Braden Scale

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Tool Description

  • An assessment tool for determining a patient’s risk level for incurring skin breakdown. It has been tested in both acute care and long-term-care settings. Items were developed based on expert consensus.

The scale evaluates the patient in six domains:
1) Sensory Perception
2) Moisture
3) Activity
4) Mobility
5) Nutrition
6) Friction and Shear

  • For each domain, a 1-4 point ordinal scale is used (except for Friction and Shear uses a 1-3 scale).
  • 16 or less indicates risk of pressure ulcer

Availability:

The scale, scoring information (free) and a videotape manual ($150 US) are available: www.Bradenscale.com.

An assessment form can be found here: http://www.in.gov/isdh/files/Braden_Scale.pdf

ICF Domain:

Body Function – Subcategory: Functions of the Skin

Number of Items:

6

Brief Instructions for Administration & Scoring

Administration:

  • Clinician-administered; raters indicate client status in the six domains (which could be based on personal experience or chart review).
  • Time for administration is approximately 5-10 minutes.

Equipment: None.

Scoring:

  • Each domain is given a rating of 1-4 based on descriptive criteria provided on the scoring sheet, which are summed for a total of 6-23.
  • Scoring instructions are relatively detailed.

Interpretability

MCID: not established for SCI
SEM: not established for SCI
MDC: not established for SCI

  • Higher scores are equivalent to better prognosis.
  •  Although a cut off score of 16 was originally suggested as indicative of those who develop a pressure sore (100% sensitivity and 64% sensitivity) (Bergstrom et al. 1987), 11 or less has been suggested for an ICU trauma population and less than or equal to 10 has been suggested for individuals with SCI.
  • No normative data for the SCI population has been found at this time
  • Published data for the SCI population is also available for comparison (see the Interpretability section of the Study Details sheet).

Languages:

Many languages including English, Spanish, French and Portuguese.

Training Required:

None

Clinical Considerations

  • The scale omits items previously found to be important predictors of pressure ulcer development for people with SCI and includes three factors (sensory perception, mobility and nutritional variables) that were not significantly related to pressure ulcer development for individuals with SCI. Though the reliability of the scale has been demonstrated in a variety of settings, it has not specifically been tested with individuals with SCI.
  • There is minimal examiner and no respondent burden (the patient is not asked to perform any special activities).

Measurement Property Summary

# of studies reporting psychometric properties: 3

Reliability:

No values have been reported at this time for the reliability of the Braden Scale for the SCI population.

Validity:

  • Correlation of the Braden Scale is Moderate with:
    •  the stage of the first pressure ulcer (Spearman’s ρ=-0.353)
    • the number of ulcers developed (Spearman’s ρ=-0.431).
  • It was found that sensory perception, mobility and nutritional variables were not significantly related to pressure ulcer development. Moisture was the most important predictive variable.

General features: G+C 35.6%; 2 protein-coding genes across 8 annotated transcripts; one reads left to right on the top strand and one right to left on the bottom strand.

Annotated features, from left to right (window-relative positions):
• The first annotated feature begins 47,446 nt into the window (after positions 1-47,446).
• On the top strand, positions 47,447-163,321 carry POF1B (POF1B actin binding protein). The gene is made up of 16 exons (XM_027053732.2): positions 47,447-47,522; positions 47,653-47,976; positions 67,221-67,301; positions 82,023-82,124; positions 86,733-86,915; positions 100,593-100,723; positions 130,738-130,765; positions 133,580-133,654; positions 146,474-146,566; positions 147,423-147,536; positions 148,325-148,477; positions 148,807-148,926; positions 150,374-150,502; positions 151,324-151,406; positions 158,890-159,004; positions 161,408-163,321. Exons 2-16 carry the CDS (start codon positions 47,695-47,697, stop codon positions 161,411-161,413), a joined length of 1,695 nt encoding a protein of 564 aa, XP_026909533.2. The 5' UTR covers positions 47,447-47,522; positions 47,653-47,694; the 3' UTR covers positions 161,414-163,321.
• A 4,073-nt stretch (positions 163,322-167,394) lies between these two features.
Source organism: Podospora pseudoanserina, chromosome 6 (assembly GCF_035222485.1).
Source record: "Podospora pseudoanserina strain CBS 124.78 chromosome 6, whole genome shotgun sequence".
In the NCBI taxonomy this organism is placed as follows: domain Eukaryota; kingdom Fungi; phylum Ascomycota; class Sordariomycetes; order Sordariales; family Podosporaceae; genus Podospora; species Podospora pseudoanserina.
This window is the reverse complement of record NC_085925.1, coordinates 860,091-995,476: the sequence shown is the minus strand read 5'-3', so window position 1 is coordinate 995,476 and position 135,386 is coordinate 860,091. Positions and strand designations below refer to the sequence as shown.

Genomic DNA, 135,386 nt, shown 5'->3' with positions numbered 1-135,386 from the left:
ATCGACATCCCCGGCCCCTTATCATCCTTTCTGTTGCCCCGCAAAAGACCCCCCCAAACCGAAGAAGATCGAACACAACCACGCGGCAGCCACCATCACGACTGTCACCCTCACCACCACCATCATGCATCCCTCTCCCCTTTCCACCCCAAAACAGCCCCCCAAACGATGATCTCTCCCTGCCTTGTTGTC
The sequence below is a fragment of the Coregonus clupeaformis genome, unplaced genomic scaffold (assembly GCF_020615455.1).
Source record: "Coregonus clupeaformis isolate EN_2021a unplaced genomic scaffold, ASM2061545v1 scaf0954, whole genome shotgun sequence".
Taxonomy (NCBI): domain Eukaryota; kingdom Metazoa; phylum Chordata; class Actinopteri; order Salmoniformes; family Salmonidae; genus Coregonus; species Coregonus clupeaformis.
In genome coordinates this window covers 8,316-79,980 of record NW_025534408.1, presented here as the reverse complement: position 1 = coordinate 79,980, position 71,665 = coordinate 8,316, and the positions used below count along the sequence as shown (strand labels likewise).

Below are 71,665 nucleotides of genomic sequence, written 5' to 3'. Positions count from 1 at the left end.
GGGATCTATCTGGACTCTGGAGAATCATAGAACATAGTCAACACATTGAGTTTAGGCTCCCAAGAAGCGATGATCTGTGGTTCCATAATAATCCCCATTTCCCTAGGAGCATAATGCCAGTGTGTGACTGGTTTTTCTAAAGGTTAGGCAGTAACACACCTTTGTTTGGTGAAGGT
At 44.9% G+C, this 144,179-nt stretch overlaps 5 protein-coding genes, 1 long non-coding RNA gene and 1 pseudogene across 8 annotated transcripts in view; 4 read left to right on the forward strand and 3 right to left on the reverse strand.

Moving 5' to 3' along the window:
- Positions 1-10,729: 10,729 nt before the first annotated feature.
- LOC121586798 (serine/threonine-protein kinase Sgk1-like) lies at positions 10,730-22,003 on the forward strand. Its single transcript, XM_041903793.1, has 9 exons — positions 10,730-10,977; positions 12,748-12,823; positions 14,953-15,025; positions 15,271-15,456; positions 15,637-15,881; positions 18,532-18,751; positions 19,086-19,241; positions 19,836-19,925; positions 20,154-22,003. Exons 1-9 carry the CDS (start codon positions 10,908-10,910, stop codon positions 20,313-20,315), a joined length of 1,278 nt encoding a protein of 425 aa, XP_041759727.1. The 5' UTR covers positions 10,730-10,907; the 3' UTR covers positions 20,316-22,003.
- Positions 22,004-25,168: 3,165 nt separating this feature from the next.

[Salzberg et al. 1999, Wellard 2000, Ash 2002]

Responsiveness:

No values were reported at this time for the responsiveness of the Braden Scale for the SCI population.

Floor/ceiling effect:

  • A ceiling effect was reported (21% of patients attained a ‘high risk’ score).

[Wellard 2000]

Reviewer

Dr. Ben Mortenson, Matthew Querée

Date Last Updated:

Nov 1, 2016

Download the measure

Download Worksheet:
The scale, scoring information (free) and a videotape manual ($150 US) are available: www.Bradenscale.com . An assessment form can be found here: http://www.in.gov/isdh/files/Braden_Scale.pdf

Video

Scoring

The scale evaluates the patient in six domains:
1) Sensory Perception
2) Moisture
3) Activity
4) Mobility
5) Nutrition
6) Friction and Shear

  • For each domain, a 1-4 point ordinal scale is used (except for Friction and Shear uses a 1-3 scale).
  • Each domain is given a rating of 1-4 based on descriptive criteria provided on the scoring sheet, which are summed for a total of 6-23.
  • 16 or less indicates risk of pressure ulcer.

Equipment Needed

Braden:

Agency for Health Care Policy and Research (AHCPR). Panel on the prediction and prevention of pressure ulcers in adults. Pressure Ulcers in Adults: Prediction and Prevention. In Clinical Practice Guideline No. 3. AHCPR Publication No. 92-0047. Rockville MD: AHCPR; 1992.
http://www.ncbi.nlm.nih.gov/pubmed/8452748

Ash D. An exploration of the occurrence of pressure ulcers in a British spinal injuries unit. Journal of Clinical Nursing, 2002; 11: 470-478.
http://www.ncbi.nlm.nih.gov/pubmed/12100643

Bergstrom N, Braden BJ, Laguzza A, Holman V. The Braden Scale for Predicting Pressure Sore Risk. Nurs Res 1987;36:205-210.
http://www.ncbi.nlm.nih.gov/pubmed/3299278

Salzberg CA, Byrne DW, Kabir R, van Niewerburg P, Cayten CG. Predicting pressure ulcers during initial hospitalization for acute spinal cord injury. Wounds 1999;11:45-57.
http://scholar.google.ca/scholar?hl=en&q=Predicting+pressure+ulcers+during+initial+hospitalization+for+acute+spinal+cord+injury&btnG=&as_sdt=1%2C5&as_sdtp=

Wellard S, Lo SK. Comparing Norton, Braden and Waterlow risk assessment scales for pressure ulcers in spinal cord injuries. Contemp Nurse 2000;9:155-160.
http://www.ncbi.nlm.nih.gov/pubmed/11855004